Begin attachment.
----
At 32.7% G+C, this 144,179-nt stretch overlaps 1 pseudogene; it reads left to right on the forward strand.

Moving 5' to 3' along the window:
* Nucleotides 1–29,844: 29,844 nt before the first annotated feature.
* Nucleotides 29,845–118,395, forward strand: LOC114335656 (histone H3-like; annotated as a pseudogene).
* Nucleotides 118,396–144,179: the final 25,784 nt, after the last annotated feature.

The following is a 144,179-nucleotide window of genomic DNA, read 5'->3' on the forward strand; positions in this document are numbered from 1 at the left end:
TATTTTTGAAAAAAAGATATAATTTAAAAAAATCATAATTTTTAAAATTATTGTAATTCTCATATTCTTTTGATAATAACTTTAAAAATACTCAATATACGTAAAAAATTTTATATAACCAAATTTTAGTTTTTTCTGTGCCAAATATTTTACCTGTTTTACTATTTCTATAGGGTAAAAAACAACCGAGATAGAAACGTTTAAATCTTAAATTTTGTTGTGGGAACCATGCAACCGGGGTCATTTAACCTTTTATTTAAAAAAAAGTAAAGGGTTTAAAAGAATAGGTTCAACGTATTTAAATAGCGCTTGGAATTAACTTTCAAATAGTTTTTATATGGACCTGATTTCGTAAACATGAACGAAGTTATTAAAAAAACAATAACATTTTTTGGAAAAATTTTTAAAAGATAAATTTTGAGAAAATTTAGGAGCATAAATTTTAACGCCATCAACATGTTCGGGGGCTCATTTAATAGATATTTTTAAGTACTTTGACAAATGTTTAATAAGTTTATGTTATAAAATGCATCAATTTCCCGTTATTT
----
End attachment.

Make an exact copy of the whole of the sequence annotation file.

At 32.7% G+C, this 144,179-nt stretch overlaps 1 pseudogene; it reads left to right on the forward strand.

Moving 5' to 3' along the window:
* Nucleotides 1–29,844: 29,844 nt before the first annotated feature.
* Nucleotides 29,845–118,395, forward strand: LOC114335656 (histone H3-like; annotated as a pseudogene).
* Nucleotides 118,396–144,179: the final 25,784 nt, after the last annotated feature.

The following is a 144,179-nucleotide window of genomic DNA, read 5'->3' on the forward strand; positions in this document are numbered from 1 at the left end:
TATTTTTGAAAAAAAGATATAATTTAAAAAAATCATAATTTTTAAAATTATTGTAATTCTCATATTCTTTTGATAATAACTTTAAAAATACTCAATATACGTAAAAAATTTTATATAACCAAATTTTAGTTTTTTCTGTGCCAAATATTTTACCTGTTTTACTATTTCTATAGGGTAAAAAACAACCGAGATAGAAACGTTTAAATCTTAAATTTTGTTGTGGGAACCATGCAACCGGGGTCATTTAACCTTTTATTTAAAAAAAAGTAAAGGGTTTAAAAGAATAGGTTCAACGTATTTAAATAGCGCTTGGAATTAACTTTCAAATAGTTTTTATATGGACCTGATTTCGTAAACATGAACGAAGTTATTAAAAAAACAATAACATTTTTTGGAAAAATTTTTAAAAGATAAATTTTGAGAAAATTTAGGAGCATAAATTTTAACGCCATCAACATGTTCGGGGGCTCATTTAATAGATATTTTTAAGTACTTTGACAAATGTTTAATAAGTTTATGTTATAAAATGCATCAATTTCCCGTTATTT